ALEXANDRIA, Va.—NCUA issued updated information Tuesday about the costs of its Corporate Resolution Program and Guaranteed Notes Program, but the information that credit unions will likely be most interested in is that the agency continues to predict that no further assessments will be charged.

The upper and lower ends of the Stabilization Fund's projected assessment range remain negative, from $2.2 billion in the red to a negative $200 million.

Provided the assessment range projections stay negative, further assessments will not be charged, NCUA said in a statement.

But those projections may change based on the performance of the failed corporates' legacy assets, future legal recoveries in NCUA suits and other variables such as interest rates, unemployment and housing costs.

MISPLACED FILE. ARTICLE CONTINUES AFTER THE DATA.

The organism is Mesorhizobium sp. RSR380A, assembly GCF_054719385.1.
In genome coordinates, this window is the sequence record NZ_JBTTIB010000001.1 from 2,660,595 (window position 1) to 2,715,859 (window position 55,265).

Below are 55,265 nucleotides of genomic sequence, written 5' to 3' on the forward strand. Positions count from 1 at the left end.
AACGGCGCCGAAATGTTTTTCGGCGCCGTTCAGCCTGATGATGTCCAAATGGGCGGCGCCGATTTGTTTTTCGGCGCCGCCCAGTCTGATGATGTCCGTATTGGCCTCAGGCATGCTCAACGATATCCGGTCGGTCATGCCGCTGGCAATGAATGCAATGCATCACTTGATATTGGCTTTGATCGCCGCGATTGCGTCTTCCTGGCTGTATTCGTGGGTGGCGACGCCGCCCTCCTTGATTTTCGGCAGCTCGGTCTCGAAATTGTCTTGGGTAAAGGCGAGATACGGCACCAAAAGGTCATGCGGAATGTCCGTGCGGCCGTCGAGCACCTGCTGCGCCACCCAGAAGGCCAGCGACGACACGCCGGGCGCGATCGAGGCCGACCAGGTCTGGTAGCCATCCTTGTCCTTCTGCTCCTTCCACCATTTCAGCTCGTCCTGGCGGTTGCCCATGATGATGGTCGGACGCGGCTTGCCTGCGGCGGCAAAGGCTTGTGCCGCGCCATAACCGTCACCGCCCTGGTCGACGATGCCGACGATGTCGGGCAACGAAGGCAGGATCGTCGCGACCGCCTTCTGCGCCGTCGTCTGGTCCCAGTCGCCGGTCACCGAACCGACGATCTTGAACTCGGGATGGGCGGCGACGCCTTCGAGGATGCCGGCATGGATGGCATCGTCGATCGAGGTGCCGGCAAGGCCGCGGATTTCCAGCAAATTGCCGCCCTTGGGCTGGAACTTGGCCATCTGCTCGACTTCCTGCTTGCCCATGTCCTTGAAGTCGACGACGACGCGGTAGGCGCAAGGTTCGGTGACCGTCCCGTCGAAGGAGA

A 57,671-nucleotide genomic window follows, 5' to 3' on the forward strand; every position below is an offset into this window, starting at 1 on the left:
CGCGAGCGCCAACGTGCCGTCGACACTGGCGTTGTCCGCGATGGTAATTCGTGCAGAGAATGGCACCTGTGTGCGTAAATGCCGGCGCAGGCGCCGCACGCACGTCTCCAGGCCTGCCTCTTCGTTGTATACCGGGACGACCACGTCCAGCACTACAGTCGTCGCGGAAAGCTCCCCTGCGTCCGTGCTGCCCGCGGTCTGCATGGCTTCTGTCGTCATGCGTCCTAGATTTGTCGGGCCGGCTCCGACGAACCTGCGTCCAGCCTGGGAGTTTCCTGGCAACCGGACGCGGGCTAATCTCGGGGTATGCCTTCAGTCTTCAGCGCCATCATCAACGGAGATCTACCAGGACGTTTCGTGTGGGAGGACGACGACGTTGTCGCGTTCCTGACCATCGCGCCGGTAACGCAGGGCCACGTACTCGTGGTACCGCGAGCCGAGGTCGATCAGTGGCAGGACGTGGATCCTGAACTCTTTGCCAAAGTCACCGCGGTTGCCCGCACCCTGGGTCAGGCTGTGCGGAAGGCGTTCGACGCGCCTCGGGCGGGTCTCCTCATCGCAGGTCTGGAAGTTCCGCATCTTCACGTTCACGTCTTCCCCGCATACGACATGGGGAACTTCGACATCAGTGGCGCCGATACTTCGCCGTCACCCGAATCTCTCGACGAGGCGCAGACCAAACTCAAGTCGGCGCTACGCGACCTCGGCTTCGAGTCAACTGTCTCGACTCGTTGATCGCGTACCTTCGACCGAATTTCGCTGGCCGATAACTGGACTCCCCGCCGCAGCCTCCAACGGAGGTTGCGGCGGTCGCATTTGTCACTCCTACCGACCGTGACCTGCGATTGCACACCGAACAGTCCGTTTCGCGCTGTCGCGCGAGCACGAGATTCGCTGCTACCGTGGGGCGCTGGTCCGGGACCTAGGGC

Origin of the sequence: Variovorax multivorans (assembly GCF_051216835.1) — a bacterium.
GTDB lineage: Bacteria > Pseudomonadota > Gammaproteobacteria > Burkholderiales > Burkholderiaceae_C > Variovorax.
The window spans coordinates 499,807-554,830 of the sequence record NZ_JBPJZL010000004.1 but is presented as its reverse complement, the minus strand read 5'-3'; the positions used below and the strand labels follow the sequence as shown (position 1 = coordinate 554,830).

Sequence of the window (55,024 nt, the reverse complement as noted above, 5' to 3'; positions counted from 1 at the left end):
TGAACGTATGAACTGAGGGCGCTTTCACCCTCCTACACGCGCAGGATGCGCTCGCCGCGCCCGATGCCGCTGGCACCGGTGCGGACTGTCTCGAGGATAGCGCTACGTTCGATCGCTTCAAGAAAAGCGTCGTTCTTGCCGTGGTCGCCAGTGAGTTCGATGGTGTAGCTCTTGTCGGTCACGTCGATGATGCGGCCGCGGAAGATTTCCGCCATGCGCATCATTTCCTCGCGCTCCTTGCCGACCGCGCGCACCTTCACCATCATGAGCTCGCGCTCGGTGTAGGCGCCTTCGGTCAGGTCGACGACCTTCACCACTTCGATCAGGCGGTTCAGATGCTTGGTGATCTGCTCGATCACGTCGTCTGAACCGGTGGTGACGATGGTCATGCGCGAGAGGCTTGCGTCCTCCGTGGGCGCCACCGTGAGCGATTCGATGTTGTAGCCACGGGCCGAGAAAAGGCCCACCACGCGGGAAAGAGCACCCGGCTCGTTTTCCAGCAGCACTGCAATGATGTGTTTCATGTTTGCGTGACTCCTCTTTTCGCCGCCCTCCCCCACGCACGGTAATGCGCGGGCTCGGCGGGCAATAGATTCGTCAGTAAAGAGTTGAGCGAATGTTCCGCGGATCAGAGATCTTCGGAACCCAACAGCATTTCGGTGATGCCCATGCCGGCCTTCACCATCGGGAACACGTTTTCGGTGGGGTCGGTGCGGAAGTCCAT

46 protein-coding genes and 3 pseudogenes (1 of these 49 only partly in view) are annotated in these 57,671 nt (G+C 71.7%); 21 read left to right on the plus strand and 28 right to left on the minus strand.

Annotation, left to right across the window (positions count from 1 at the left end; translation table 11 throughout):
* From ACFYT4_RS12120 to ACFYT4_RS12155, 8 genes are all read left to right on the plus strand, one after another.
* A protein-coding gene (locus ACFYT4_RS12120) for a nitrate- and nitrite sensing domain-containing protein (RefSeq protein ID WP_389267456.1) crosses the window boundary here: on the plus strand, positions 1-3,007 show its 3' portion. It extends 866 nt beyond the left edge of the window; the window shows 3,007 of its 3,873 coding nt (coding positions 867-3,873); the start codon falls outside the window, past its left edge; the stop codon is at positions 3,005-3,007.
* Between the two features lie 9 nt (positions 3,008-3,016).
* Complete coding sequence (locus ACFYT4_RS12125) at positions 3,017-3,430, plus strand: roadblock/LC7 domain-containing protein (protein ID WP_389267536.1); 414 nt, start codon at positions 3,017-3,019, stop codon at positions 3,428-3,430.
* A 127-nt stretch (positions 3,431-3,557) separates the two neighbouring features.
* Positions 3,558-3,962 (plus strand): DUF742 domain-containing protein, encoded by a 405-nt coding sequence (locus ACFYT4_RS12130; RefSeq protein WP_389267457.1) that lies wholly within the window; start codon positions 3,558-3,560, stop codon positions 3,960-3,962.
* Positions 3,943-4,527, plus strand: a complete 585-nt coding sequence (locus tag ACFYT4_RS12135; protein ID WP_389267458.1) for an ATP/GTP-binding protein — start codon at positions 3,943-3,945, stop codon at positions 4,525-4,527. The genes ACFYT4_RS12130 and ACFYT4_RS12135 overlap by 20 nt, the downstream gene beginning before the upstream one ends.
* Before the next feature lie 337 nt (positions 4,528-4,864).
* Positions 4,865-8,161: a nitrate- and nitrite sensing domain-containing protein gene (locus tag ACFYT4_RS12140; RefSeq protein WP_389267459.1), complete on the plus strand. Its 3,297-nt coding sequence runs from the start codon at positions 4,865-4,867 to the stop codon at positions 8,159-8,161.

"The fact that the assessment range is a double negative is a positive for credit unions," NCUA Chairman Debbie Matz said in a statement. "We've come a long way since 2010, when the assessment projections ranged as high as $9.2 billion, but we have more work to do. Our efforts to hold accountable those Wall Street firms responsible for the corporate crisis continue, and we must continue to effectively manage the Stabilization Fund.""

Since the Stabilization Fund was created in 2009, CUs have paid $4.8 billion in assessments. The fund is set to expire in 2021.

Matz cautioned that NCUA must still repay $2.6 billion to the U.S. Treasury, as well as principal and interest on NCUA Guaranteed Notes, among other obligations to the Stabilization Fund.

All of these items must be fully paid back before the regulator can distribute any remaining monies back to credit unions.

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